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HIV Vaccine

There is momentum and promise in the search for an HIV vaccine.

An effective preventive HIV vaccine would teach the body how to prevent HIV infection. Vaccines are the most powerful public health tools available—and an HIV vaccine would play a powerful role in ensuring the end to the AIDS epidemic.

While effective vaccines remain years away, there are more reasons for hope than ever before. Researchers are expanding on the result of a 2009 trial that showed, for the first time, that a vaccine can reduce the risk of HIV infection. They’re also pursuing groundbreaking research with other novel vaccine strategies, including broadly neutralizing antibodies that target a wide range of HIV strains. At the same time, there is also exciting work in efforts to understand if and how to cure HIV in people who are already infected. The timeline for this work is long and uncertain. Here, too, advocacy is needed to sustain momentum.

Today’s momentum depends on sustained funding. Policy makers and funders around the world must have the courage to sustain vital HIV vaccine research for years to come, and advocates must keep the pressure on them to maintain their commitments.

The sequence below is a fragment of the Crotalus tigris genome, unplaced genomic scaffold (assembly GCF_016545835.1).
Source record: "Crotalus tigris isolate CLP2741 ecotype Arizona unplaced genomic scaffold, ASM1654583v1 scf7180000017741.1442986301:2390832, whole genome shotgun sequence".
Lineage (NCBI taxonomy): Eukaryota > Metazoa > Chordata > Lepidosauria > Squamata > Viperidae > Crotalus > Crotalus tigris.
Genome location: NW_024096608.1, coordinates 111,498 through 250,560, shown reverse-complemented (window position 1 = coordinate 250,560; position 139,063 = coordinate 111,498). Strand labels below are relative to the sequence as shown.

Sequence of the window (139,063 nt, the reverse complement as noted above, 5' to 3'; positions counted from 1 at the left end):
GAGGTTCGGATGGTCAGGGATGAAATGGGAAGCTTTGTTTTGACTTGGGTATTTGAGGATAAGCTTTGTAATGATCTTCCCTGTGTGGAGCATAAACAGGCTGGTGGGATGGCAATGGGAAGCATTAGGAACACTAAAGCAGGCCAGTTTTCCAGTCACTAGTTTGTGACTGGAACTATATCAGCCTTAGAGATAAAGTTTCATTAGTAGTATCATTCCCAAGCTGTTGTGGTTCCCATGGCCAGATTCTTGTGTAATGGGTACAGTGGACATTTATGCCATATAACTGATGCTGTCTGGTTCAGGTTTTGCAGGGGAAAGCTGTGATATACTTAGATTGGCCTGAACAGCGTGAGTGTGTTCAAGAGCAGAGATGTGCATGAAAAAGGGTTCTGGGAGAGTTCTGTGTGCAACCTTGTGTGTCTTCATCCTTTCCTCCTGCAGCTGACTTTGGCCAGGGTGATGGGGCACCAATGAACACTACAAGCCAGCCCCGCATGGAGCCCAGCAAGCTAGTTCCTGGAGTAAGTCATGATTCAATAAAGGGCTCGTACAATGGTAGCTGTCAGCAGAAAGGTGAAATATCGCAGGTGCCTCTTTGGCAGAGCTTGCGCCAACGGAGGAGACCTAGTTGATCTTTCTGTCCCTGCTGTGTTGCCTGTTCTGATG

What We're Reading

In the future, MTBVAC could be further developed as a vector to express optimized HIV immunogens and utilized in prime-boost vaccination protocols along with new boosting agents. It could, furthermore, be used as a novel mycobacterial vaccine platform for infectious diseases such as malaria, whooping cough and other tropical diseases, to prime protective immune responses shortly after birth.

January 30, 2019
Molecular Therapy: Methods & Clinical Development

For decades, it was thought an effective vaccine would be developed in just a year or two (reports claimed this as early as the 1980s). Instead, failures have pushed scientists to embrace multi-injection vaccines. Now, a new study has renewed researchers’ optimism about the potential for a single-shot vaccine.

February 14, 2019
HIV Plus Mag

In a step forward in the search for an HIV vaccine, Professor Denis Burton and colleagues from the Scripps Institute in La Jolla, California have manufactured an HIV vaccine that, with just one shot, induced six out of 12 monkeys to make antibodies that significantly delayed infection or (in two cases) even prevented it.

January 2, 2019
Antibody Related Research, HIV Vaccine
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